Bitcoin (BTC) is a cryptocurrency – a digital form of currency – designed to act as money and a form of payment without the need for a third party or central authority, such as banks. It instead uses cryptography and blockchain technology to support peer-to-peer (P2P) transactions between users on a decentralized network.
Bitcoin was the first decentralized cryptocurrency and remains the most valuable and well-known. Its popularity also gave birth to the development of many other cryptocurrencies.
Users who are interested in owning Bitcoin can either buy it on several exchanges or become a Bitcoin blockchain miner, who earn Bitcoin as a reward for verifying and validating transactions through Bitcoin's proof-of-work consensus mechanism.
Often referred to as 'digital gold', Bitcoin has witnessed an astonishing surge in popularity over the last decade. However, even though it has received extensive coverage in the media, most of the people are not actually aware of how this revolutionary asset class and the world's most famous blockchain began.
The year was 2008 when Satoshi Nakomoto, a mysterious developer or a group of developers, published a whitepaper about “a purely peer-to-peer version of electric cash”. To this day, nobody knows about the actual identity of Nakomoto as the name is a pseudonym.
While the name is Japanese in origin, Satoshi's proficiency in English seems to suggest that they may have originated from an English-speaking nation. Nakomoto published both the Bitcoin whitepaper and the software, and his ideas presented in the whitepaper have exploded into an entirely new form of technology.
However, in 2010, the mysterious Satoshi Nakomoto vanished.
A whitepaper is a technical document that explains what a project is and how it works.
In January 2009, Satoshi Nakomoto turned Bitcoin from simple an idea in progress to a reality by launching a network that – unlike virtually every other network in existence at the time – wasn’t stored in a central server.
Let's look at the ever popular internet as an example of a centralized network. When a user is attempting to extract information from a website, their computer sends a request to a central server, which then responds directly with an answer.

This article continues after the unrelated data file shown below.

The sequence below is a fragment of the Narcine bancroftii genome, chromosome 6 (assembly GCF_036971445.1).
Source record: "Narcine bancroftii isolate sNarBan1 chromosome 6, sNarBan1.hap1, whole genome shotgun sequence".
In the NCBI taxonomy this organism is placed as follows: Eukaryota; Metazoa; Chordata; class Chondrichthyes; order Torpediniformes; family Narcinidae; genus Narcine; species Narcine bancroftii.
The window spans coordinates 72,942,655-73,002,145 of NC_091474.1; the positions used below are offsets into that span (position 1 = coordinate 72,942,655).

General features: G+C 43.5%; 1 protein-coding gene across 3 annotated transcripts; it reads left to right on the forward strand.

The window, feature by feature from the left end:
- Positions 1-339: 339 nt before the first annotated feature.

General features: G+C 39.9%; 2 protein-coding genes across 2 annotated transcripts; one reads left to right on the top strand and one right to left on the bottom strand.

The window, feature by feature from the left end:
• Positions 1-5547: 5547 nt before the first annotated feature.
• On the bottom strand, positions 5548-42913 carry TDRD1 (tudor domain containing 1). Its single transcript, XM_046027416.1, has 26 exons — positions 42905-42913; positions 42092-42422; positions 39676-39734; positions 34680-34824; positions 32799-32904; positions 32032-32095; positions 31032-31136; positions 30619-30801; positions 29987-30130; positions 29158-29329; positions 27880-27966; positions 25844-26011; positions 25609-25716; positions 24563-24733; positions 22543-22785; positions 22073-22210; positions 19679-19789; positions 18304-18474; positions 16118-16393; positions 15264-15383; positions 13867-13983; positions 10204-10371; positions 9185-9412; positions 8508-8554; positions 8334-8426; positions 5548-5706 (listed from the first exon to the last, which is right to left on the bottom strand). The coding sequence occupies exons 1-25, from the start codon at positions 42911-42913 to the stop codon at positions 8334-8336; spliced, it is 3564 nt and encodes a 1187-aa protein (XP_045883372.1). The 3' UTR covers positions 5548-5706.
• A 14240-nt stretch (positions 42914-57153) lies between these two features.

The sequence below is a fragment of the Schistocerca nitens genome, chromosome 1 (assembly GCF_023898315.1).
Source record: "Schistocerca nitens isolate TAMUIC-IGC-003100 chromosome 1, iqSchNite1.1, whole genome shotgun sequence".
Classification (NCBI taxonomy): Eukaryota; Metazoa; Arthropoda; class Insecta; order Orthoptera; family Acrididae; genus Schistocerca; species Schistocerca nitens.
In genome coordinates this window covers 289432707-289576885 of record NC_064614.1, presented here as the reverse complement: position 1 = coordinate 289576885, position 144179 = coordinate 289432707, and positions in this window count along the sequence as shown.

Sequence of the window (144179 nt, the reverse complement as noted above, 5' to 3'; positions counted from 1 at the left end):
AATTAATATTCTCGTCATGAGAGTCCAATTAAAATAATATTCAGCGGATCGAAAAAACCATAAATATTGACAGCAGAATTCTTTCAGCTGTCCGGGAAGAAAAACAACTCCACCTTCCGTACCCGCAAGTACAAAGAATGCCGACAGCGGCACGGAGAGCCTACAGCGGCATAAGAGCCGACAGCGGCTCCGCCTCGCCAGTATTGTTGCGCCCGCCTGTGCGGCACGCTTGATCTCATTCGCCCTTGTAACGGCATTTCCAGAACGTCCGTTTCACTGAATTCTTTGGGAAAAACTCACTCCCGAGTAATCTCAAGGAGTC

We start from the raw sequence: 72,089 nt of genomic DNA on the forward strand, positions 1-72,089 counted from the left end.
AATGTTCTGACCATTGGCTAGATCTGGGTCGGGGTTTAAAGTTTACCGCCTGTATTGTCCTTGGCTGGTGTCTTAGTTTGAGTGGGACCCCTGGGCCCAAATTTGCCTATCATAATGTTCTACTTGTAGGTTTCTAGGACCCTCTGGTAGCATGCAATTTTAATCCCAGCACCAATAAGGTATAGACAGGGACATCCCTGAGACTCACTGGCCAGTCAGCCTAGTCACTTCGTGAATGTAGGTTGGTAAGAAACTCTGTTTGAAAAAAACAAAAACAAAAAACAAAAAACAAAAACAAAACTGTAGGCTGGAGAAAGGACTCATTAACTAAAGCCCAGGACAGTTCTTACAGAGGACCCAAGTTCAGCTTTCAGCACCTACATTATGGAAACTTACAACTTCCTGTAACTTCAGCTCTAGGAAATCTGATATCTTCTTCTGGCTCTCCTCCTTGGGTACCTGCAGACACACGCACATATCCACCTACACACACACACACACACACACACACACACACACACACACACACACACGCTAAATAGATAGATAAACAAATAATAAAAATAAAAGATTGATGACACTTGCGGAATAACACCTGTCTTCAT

Nakamoto’s idea for the Bitcoin was revolutionary, because it used a decentralized network that could be used to create a digital form of money securely. The blockchain's invention gave way to a version of digital currency that could be trusted. With multiple transactions being recorded across a decentralized network, it is near impossible to modify the data.
After more and more people began understanding the potential of Bitcoin and the importance of this innovation, the value of this digital currency began increasing exponentially.
Blockchain is a digital and distributed ledger of data, such as code and transactions. As there is no centralized server to record this ledger, blockchains are often referred to as Distributed Ledger Technology (DLT).
Every computer that helps operate a blockchain network, such as Bitcoin, has a log containing every single transaction that has ever occurred on the network. This is in stark difference to traditional finance where just one party, such as a bank, holds custody of the ledger.
While a bad actor could theoretically hack into a bank's central computer and modify transaction history logs, the case is different on a blockchain, as a blockchain has records on thousands of different computers. As such, changing records on one computer dishonestly would not impact the logs on other computers.
Each computer that helps to run a blockchain network is randomly selected to add new information to the books. This ensures that various bad actors cannot work together to add false information. Since every participant in the Bitcoin network is verifying that the information is indeed correct, if the majority agrees that something is correct, then that is the consensus.